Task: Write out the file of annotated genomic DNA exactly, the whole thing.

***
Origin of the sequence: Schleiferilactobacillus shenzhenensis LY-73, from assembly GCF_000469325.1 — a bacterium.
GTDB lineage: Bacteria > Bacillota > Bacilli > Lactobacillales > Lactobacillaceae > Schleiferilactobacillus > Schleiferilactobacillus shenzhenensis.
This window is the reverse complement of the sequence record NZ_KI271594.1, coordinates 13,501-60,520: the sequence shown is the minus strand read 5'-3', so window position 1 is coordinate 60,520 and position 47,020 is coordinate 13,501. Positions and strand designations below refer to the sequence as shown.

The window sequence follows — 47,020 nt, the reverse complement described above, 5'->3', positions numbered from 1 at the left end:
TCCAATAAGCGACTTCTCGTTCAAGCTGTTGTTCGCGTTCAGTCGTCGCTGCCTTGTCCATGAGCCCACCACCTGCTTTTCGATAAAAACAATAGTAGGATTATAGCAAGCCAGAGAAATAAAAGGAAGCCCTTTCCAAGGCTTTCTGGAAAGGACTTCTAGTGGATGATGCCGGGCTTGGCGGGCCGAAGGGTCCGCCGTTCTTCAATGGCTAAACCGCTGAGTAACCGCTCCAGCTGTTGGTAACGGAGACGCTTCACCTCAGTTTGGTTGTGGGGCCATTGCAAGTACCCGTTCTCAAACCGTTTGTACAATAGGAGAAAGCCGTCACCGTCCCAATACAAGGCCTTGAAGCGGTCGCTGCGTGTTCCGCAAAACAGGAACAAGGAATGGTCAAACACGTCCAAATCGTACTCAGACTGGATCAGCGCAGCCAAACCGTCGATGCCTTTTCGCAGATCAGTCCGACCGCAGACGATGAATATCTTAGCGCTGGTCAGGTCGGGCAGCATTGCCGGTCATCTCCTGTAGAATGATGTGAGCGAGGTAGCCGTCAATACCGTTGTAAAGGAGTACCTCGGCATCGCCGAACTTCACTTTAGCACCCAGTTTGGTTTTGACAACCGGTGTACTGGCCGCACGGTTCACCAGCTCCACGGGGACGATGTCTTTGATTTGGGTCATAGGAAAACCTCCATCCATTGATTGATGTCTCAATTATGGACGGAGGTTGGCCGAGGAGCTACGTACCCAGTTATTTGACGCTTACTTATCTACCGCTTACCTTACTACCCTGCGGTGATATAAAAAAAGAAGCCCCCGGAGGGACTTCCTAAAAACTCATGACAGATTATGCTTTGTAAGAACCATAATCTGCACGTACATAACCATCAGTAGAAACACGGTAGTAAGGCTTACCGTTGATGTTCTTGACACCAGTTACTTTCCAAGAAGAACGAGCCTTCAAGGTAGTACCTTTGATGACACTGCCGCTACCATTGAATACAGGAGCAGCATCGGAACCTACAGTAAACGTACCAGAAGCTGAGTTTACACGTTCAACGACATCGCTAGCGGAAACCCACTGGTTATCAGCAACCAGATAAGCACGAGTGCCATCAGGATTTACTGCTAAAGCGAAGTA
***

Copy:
Origin of the sequence: Schleiferilactobacillus shenzhenensis LY-73, from assembly GCF_000469325.1 — a bacterium.
GTDB lineage: Bacteria > Bacillota > Bacilli > Lactobacillales > Lactobacillaceae > Schleiferilactobacillus > Schleiferilactobacillus shenzhenensis.
This window is the reverse complement of the sequence record NZ_KI271594.1, coordinates 13,501-60,520: the sequence shown is the minus strand read 5'-3', so window position 1 is coordinate 60,520 and position 47,020 is coordinate 13,501. Positions and strand designations below refer to the sequence as shown.

The window sequence follows — 47,020 nt, the reverse complement described above, 5'->3', positions numbered from 1 at the left end:
TCCAATAAGCGACTTCTCGTTCAAGCTGTTGTTCGCGTTCAGTCGTCGCTGCCTTGTCCATGAGCCCACCACCTGCTTTTCGATAAAAACAATAGTAGGATTATAGCAAGCCAGAGAAATAAAAGGAAGCCCTTTCCAAGGCTTTCTGGAAAGGACTTCTAGTGGATGATGCCGGGCTTGGCGGGCCGAAGGGTCCGCCGTTCTTCAATGGCTAAACCGCTGAGTAACCGCTCCAGCTGTTGGTAACGGAGACGCTTCACCTCAGTTTGGTTGTGGGGCCATTGCAAGTACCCGTTCTCAAACCGTTTGTACAATAGGAGAAAGCCGTCACCGTCCCAATACAAGGCCTTGAAGCGGTCGCTGCGTGTTCCGCAAAACAGGAACAAGGAATGGTCAAACACGTCCAAATCGTACTCAGACTGGATCAGCGCAGCCAAACCGTCGATGCCTTTTCGCAGATCAGTCCGACCGCAGACGATGAATATCTTAGCGCTGGTCAGGTCGGGCAGCATTGCCGGTCATCTCCTGTAGAATGATGTGAGCGAGGTAGCCGTCAATACCGTTGTAAAGGAGTACCTCGGCATCGCCGAACTTCACTTTAGCACCCAGTTTGGTTTTGACAACCGGTGTACTGGCCGCACGGTTCACCAGCTCCACGGGGACGATGTCTTTGATTTGGGTCATAGGAAAACCTCCATCCATTGATTGATGTCTCAATTATGGACGGAGGTTGGCCGAGGAGCTACGTACCCAGTTATTTGACGCTTACTTATCTACCGCTTACCTTACTACCCTGCGGTGATATAAAAAAAGAAGCCCCCGGAGGGACTTCCTAAAAACTCATGACAGATTATGCTTTGTAAGAACCATAATCTGCACGTACATAACCATCAGTAGAAACACGGTAGTAAGGCTTACCGTTGATGTTCTTGACACCAGTTACTTTCCAAGAAGAACGAGCCTTCAAGGTAGTACCTTTGATGACACTGCCGCTACCATTGAATACAGGAGCAGCATCGGAACCTACAGTAAACGTACCAGAAGCTGAGTTTACACGTTCAACGACATCGCTAGCGGAAACCCACTGGTTATCAGCAACCAGATAAGCACGAGTGCCATCAGGATTTACTGCTAAAGCGAAGTA